About three years ago, I wrote here about a new piece called Breathe, written by Canadian composer James Rolfe for the new music presenter Soundstreams, and performed for them in 2011 by the Norwegian Trio Medieval and the Toronto Consort. The period of preparation and performance for that concert was a very bright few days, evocative, inspiring, and challenging. You can read the previous post and hear a concert version of the piece here: http://wp.me/s2XU04-breathe
In the world of new music, the premiere of a new work often turns out to be the only performance the piece receives, or one of only a very few. This is particularly true if the piece is written for an unusual grouping of performers: works for string quartets, for example, stand a much better chance for repeat performance than pieces for a non-standard instrumentation. Breathe, scored for three female voices, recorders, vielle/violin, lute, chamber organ and percussion, is certainly in that latter category. It was a beautiful piece, but its orchestration was pretty specific to its commissioner’s plans and didn’t fit any standard instrumentation. So last year, it was excellent to hear that James had received support from the Canada Council for the Arts to make a recording of Breathe and two other works. Great news! A rare chance to revisit the music, and an opportunity to make it accessible to a lot more people!
And last weekend, after a few very focused days of rehearsal, a crew of us headed down to Toronto’s Revolution Recording studios to commit Breathe to digital format. Also on the recording slate was Europa, a chamber cantata for soprano, baritone, Baroque flute, two violins, bass viol, theorbo and chamber organ, and originally written for Toronto Masque Theatre. With each piece being pretty complex and demanding, and about twenty minutes long, and with only three hours of recording time allotted to each, it was an intense day – but judging by the looks on the faces below, I think you can tell we had some fun! Energy very well spent.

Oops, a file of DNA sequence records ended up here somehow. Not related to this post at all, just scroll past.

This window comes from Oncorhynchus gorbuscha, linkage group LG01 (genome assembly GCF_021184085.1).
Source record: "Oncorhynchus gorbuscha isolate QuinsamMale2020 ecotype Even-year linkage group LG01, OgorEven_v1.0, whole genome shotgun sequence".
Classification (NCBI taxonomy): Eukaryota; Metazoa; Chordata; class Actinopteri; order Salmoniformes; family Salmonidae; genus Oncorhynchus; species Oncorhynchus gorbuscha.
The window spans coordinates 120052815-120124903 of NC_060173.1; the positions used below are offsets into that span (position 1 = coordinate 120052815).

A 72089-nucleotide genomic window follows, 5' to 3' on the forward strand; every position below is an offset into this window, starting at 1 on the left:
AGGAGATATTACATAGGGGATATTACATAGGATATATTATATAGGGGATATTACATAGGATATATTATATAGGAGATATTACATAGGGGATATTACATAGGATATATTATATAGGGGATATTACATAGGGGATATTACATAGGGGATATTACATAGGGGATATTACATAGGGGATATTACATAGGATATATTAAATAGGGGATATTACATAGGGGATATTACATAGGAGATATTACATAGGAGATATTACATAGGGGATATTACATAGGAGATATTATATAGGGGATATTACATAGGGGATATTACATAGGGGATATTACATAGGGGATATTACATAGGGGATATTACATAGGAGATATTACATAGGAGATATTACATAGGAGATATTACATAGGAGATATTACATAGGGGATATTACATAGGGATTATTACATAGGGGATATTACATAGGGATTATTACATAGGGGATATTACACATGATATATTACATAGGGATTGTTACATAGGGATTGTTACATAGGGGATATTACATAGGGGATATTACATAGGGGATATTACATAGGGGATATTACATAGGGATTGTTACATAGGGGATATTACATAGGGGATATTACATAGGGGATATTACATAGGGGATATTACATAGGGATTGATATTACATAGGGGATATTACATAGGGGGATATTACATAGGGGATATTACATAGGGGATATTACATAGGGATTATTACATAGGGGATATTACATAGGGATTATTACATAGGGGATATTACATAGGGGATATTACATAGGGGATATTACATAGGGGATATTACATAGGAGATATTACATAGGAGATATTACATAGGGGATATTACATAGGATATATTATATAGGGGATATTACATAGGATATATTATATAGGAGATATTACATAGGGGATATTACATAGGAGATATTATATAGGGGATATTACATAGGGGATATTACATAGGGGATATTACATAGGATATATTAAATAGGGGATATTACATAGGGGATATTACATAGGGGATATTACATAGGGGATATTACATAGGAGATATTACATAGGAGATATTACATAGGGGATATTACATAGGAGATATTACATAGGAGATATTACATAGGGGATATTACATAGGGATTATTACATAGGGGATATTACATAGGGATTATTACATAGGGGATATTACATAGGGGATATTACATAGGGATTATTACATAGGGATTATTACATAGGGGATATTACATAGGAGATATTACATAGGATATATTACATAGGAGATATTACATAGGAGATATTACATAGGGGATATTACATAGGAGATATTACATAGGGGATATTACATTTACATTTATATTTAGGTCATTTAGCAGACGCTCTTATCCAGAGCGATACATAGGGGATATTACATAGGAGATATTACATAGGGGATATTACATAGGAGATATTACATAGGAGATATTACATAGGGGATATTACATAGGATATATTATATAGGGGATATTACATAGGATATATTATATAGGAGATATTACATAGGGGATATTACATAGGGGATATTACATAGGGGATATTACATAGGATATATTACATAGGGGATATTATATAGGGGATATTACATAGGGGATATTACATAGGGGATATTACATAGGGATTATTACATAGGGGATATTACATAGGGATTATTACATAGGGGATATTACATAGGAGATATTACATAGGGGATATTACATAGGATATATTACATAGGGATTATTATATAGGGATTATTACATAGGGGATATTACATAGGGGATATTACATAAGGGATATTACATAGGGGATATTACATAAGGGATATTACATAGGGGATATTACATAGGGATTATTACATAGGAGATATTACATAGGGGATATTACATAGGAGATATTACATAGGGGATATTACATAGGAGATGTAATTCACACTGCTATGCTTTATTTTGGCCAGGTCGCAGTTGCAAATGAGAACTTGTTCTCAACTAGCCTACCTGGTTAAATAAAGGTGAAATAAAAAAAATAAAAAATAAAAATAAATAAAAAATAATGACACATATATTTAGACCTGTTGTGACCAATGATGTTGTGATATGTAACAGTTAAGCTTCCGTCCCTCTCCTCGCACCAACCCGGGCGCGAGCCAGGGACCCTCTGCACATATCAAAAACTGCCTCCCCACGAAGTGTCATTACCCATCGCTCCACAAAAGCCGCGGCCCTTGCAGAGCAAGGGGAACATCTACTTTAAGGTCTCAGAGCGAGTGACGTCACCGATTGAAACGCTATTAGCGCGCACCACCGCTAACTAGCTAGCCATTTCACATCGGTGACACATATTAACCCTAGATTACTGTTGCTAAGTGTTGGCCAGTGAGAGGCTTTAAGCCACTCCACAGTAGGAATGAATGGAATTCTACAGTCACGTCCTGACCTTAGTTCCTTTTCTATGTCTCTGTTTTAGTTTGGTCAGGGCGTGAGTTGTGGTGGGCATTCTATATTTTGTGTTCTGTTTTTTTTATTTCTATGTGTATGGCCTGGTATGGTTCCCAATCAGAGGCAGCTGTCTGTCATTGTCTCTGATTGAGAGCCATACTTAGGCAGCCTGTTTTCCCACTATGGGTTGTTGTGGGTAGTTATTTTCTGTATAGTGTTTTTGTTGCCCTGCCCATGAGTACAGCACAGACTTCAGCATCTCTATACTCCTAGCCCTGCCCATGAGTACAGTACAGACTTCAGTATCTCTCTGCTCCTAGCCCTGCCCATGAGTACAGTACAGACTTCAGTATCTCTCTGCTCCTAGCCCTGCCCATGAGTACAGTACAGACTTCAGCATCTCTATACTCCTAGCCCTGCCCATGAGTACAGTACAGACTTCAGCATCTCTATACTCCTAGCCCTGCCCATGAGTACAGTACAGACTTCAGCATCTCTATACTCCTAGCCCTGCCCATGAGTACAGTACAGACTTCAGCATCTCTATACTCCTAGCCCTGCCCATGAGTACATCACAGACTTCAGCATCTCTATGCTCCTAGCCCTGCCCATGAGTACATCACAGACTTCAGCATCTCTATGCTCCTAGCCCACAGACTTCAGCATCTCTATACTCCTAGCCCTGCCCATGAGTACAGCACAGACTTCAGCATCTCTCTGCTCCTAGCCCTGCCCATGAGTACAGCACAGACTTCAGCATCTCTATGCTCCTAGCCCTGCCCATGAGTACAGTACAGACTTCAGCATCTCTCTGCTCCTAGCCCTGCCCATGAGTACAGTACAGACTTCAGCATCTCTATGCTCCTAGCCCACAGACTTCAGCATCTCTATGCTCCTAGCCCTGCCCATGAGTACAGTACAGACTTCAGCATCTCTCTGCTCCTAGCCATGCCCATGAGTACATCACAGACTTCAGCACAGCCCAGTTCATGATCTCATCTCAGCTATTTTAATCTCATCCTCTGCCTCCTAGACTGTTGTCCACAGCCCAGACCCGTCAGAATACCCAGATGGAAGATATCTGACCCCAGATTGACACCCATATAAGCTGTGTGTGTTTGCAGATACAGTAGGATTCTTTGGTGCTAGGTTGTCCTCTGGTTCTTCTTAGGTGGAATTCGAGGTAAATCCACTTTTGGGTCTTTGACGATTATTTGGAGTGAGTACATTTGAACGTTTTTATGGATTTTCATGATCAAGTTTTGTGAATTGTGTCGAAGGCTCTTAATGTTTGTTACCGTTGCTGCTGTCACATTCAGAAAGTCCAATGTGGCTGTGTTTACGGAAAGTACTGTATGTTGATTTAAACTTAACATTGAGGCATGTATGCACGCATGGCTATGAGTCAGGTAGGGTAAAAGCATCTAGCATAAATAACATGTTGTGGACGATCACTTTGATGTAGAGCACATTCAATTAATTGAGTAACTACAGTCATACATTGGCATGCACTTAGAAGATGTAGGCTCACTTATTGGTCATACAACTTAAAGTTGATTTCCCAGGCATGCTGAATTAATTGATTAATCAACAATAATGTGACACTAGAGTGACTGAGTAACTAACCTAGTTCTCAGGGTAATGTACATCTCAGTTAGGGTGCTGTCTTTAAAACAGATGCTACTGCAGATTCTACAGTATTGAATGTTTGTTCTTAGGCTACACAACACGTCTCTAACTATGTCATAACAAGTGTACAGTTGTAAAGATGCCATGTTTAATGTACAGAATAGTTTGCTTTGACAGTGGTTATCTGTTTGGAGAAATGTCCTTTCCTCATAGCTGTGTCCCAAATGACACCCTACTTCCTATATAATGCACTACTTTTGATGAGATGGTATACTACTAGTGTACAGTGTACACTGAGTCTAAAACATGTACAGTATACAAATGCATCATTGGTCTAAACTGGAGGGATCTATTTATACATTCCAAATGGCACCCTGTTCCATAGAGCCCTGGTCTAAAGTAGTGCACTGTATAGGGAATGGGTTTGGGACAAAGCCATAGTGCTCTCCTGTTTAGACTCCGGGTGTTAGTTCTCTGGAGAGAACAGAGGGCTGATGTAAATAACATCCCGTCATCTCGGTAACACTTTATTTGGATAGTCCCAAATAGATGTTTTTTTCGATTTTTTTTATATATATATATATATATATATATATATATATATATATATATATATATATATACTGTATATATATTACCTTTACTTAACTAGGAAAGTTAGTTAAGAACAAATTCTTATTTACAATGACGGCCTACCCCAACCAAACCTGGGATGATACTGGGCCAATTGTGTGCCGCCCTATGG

Thanks to James for the music, to David F., David J. and Dennis for their efficiency and great ears, to Revolution for the beautiful space and friendly assistants, and to my fellow musicians for their talent, focus and teamwork. It was a real pleasure.
The CD is projected for release in the spring of 2017 on the Centrediscs label.
The Europa crew, Revolution Recording, September 17/16. From left to right: James Rolfe, Aisslinn Nosky, Patricia Ahern, Felix Deak, Alexander Dobson, Suzie LeBlanc, David Jaeger, Paul Jenkins, David Fallis, Lucas Harris, Alison Melville and Dennis Patterson. Thanks to Dennis for the photo!
Benjamin Britten (1913-1976) played the recorder!? I had no idea until my friend Frances sent me a link with this photo on it. Shame on me.
And not only did he play recorder, having been persuaded to give it a shot by his friend and colleague Imogen Holst, but from 1958 to 1976 Benjamin Britten was the President of Britain’s Society of Recorder Players.